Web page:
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Valve to abolish Steam Greenlight, open up with Steam Direct

Valve have announced plans to hugely widen the number of games they allow onto Steam by approving developers directly. The popularity contest of Steam Greenlight will end as Valve replace it with the new ‘Steam Direct’ scheme. This will let devs register with Valve and, after verification, publish games to Steam as they please. The changes are due to kick off this spring. It’s not an open-door policy like Itch or Game Jolt, mind, as Valve do say they will charge a recoupable fee per game submitted “to decrease the noise in the submission pipeline”. But the end result should be more games on Steam.

When Steam first launched, it only sold Valve’s games. It slowly spread out to sell select games from other developers, with Valve carefully curating admission through a opaque submissions process. Valve were overwhelmed, and a great many great games were denied Steam releases. So in 2012, Valve launched Steam Greenlight to outsource curation to the public. On Greenlight, developers pitch games to Steamers, who vote by answering the question “Would you buy this game if it were available in Steam?” If a game is popular enough, eventually Valve approve it.

While games were Greenlit in teeny batches at first, Valve have substantially picked up the pace over the years. As I write, 6,135 games sold on Steam reached it through Greenlight and another 5,452 have the go-ahead for future release.

As Steam now has more games than anyone could ever play, Valve have been working on ways to show people games they might be interested in. They recently overhauled discovery (with recommendations which do still kinda suck) and Valve’s numbers say that Steam users are now buying more games each year than ever. So as they continue work on automating per-user curation, Valve want to see more and more games (and apps, and movies, and…) on Steam.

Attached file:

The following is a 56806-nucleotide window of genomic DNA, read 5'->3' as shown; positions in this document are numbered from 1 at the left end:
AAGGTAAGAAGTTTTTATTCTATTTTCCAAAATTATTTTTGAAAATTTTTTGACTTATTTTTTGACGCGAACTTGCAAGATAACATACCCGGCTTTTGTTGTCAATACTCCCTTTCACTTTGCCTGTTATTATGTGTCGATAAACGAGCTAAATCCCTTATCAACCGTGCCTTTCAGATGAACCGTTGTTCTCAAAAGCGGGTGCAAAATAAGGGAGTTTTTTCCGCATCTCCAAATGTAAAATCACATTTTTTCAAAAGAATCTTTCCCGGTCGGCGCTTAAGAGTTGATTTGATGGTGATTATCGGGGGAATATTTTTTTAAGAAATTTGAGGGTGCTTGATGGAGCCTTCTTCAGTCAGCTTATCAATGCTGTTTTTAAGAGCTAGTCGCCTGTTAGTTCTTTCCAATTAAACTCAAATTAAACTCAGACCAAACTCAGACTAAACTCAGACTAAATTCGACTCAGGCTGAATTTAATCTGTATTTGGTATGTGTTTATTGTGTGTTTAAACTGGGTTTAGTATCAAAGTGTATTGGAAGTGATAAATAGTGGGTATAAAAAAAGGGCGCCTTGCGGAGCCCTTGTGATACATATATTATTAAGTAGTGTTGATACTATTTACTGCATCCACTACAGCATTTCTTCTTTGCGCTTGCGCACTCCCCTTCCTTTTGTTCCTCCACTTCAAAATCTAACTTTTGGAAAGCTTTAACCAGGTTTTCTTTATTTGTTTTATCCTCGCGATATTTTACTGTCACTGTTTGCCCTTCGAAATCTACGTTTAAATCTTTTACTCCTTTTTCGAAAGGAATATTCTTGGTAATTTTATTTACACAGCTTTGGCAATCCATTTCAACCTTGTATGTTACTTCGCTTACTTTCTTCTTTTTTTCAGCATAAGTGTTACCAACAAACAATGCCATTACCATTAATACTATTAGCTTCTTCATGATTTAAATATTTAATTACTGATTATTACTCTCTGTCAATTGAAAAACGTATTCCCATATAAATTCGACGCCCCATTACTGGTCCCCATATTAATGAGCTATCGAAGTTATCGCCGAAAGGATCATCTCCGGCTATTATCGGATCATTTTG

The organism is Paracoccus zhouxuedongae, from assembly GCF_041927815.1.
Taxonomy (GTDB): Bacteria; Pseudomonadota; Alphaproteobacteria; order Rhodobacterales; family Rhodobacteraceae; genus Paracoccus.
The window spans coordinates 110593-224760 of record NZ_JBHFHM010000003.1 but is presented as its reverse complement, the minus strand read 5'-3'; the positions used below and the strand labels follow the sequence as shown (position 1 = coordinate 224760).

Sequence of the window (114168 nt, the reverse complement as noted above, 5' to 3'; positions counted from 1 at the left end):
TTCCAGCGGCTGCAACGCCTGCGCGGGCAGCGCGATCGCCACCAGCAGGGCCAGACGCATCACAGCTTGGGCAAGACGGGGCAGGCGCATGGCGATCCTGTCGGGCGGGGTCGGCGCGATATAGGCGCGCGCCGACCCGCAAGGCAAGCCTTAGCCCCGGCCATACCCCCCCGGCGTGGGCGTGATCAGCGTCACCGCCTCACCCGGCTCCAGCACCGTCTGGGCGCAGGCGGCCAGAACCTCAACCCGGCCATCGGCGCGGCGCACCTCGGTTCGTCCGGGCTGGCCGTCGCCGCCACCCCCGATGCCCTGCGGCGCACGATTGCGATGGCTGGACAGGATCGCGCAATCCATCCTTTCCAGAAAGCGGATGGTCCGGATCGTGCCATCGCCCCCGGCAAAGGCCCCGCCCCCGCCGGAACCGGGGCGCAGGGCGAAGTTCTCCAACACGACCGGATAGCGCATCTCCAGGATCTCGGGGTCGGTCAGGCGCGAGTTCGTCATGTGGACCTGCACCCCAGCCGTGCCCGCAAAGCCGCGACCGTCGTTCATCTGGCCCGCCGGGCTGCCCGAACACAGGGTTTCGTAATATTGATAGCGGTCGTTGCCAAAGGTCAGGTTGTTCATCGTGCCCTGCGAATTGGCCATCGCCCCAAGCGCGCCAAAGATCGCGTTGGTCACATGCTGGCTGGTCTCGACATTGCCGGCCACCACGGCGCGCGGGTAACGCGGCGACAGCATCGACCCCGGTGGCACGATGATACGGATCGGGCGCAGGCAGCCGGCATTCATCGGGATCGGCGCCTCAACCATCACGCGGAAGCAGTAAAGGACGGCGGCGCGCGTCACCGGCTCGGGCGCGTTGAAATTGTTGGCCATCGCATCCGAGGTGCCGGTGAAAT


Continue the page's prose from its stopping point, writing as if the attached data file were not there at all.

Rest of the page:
“Our goal is to provide developers and publishers with a more direct publishing path and ultimately connect gamers with even more great content,” Valve say. So next comes Steam Direct. They explain:

“The next step in these improvements is to establish a new direct sign-up system for developers to put their games on Steam. This new path, which we’re calling ‘Steam Direct,’ is targeted for Spring 2017 and will replace Steam Greenlight. We will ask new developers to complete a set of digital paperwork, personal or company verification, and tax documents similar to the process of applying for a bank account. Once set up, developers will pay a recoupable application fee for each new title they wish to distribute, which is intended to decrease the noise in the submission pipeline.

“While we have invested heavily in our content pipeline and personalized store, we’re still debating the publishing fee for Steam Direct. We talked to several developers and studios about an appropriate fee, and they gave us a range of responses from as low as $100 to as high as $5,000. There are pros and cons at either end of the spectrum, so we’d like to gather more feedback before settling on a number.”

The fee is a curious open question. When Greenlight first launched, submitting games was free – and Greenlight was soon flooded with pranksters and rip-offs. After only a week, Valve started charging a $100 fee (which they donate to charity) to put games on Greenlight. Some pointed out that $100 was a lot for poorer developers, and $5,000 certainly would be a hurdle for many. Unlike Greenlight, where devs kiss the money goodbye, the Steam Direct fee will be recouped but getting five grand together in the first place would still be a big ask.

This being Valve, I’m sure we’ll see them fiddle with the system a lot both before and after it launches. Steam Direct should kick off this spring, so watch for it.

In the meantime, hey, I’m glad the open store Itch is continuing to grow better and better. Some of my favourite games in recent years have released free or pay-what-you-want through Itch, and with the Direct fee I can’t imagine we’ll see those on Steam.

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Alice O'Connor

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When not writing news, Alice may be found in the sea.

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